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Room service

With space at a premium above and below ground, designing foundations for a new London hotel called for some careful planning. GE reports.


London mayor Boris Johnson’s aspiration to have 40,000 new hotel rooms in the capital by 2026 will soon be 275 rooms closer following successful piling work at one site in the City of London.

Nonetheless, delivering the foundations for the new 23-storey, two basement level, five-star luxury hotel were far from straightforward with the Northern Line directly below and limited space on the site itself.

If the site constraints weren’t enough to contend with, the proximity of Moorfields Eye Hospital added to the need to minimise vibration during construction so that sensitive laser surgery could continue uninterrupted.

Montcalm Hotel Group’s main contractor, SGP Contracts, asked Keltbray Piling to develop a foundation solution to meet the tight constraints at the 151 City Road site.

“One challenge that had to be addressed was location of the Northern line Tube underneath the City Road elevation of the site, 6m behind the wall and with the tunnel crown 3m below formation level,” says Keltbray Piling managing director Stuart Norman.

“The other issue was that City Road acts as the borough boundary between the London boroughs of Hackney and Islington. This meant we were constrained by access and traffic. Space on site was also confined, making moving materials and plant to and from the site a challenge.”

These site limitations, together with the stringent construction tolerance (1 in 200 verticality), meant that a traditional rotary bored system was adopted for the construction of the secant wall using segmental casings, adds Norman.

After detailed review of the ground investigation information, Keltbray engaged its own in-house design consultancy, Wentworth House Partnership, to develop the
geotechnical design.

The proposed design solution was to use combined skin friction and end bearing piles founded in the laminated beds of the Lambeth Group and secant piled walls to deliver retaining structures for the basement levels.



To justify the piles’ ultimate capacity derived at tender stage, Keltbray installed a non-working test pile, complete with vibrating wire strain gauges as the secant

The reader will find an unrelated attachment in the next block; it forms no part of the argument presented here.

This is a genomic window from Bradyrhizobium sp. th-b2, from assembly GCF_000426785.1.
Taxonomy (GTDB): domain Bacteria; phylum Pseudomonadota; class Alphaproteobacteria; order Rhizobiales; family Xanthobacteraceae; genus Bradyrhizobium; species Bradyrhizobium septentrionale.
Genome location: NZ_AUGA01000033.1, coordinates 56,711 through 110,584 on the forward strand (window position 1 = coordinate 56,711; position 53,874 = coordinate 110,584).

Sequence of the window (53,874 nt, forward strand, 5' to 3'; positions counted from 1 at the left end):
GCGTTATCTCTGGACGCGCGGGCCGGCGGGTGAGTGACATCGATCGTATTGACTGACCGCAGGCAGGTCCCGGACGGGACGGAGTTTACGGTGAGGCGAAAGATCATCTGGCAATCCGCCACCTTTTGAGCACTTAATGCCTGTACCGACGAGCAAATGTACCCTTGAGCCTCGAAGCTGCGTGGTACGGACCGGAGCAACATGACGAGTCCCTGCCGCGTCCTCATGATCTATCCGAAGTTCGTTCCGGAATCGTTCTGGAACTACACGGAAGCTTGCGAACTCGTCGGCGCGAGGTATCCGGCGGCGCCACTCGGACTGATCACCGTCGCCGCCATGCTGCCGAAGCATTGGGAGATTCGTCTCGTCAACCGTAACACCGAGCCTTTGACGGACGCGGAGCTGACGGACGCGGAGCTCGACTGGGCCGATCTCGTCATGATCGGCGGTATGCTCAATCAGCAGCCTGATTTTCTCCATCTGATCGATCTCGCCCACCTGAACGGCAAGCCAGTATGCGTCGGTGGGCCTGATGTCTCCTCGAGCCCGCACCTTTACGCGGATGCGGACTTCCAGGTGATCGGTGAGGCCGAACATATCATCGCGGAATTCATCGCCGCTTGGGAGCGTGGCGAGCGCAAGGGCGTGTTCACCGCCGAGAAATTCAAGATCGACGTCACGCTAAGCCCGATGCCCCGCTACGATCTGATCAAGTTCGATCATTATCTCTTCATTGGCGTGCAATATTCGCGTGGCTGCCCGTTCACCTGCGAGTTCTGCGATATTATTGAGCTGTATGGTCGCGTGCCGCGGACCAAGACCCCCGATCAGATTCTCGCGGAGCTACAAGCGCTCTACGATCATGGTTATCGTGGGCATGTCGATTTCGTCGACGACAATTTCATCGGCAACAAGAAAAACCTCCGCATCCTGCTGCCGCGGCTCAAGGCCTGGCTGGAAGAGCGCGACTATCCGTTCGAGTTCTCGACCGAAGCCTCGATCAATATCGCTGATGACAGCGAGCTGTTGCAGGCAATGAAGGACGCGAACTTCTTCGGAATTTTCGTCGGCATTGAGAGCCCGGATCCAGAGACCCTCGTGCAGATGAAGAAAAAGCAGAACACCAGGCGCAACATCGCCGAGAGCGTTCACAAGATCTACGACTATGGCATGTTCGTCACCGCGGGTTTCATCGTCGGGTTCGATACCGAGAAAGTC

piled wall was being constructed.

Pile testing on site proved the design but, owing to the requirement to found the bearing piles within the laminated beds, no saving in pile length could be achieved.

However, after a review of the test pile data, a detailed pile group analysis was completed to define an optimum pile layout under the large core within the centre of the site.

Through the use of the “nonlinear” function within the PIGLET pile group analysis software program, the total number of piles under the core was reduced by 10%.

The pile layout was further optimised through analysis of the remaining asymmetric pile caps around the basement perimeter. The perimeter secant wall was also designed to accommodate column loads using the Hovs et al method.

The wall comprised 92 male and female piles with the male piles extending to 22m. The wall is primarily designed with a single top prop at the capping beam level in the temporary condition with double level props along the sensitive City Road boundary alongside the Northern Line.

The bearing piles were installed using temporary casing to support the bore through the backfilled and superficial deposits. The 900mm diameter bearing piles were up to 30m long and it was a requirement of the design to install the concrete within two hours of completing the pile excavation.

A laser survey of the exposed wall has recently been completed with the ability to back-calculate the individual pile verticality achieved. This provided valuable as-built information and showed that a verticality of 1 in 250 was achieved.

Keltbray says the project was completed on time, to specification and with cost savings delivered through design improvements and successful execution of the design requirements on site.

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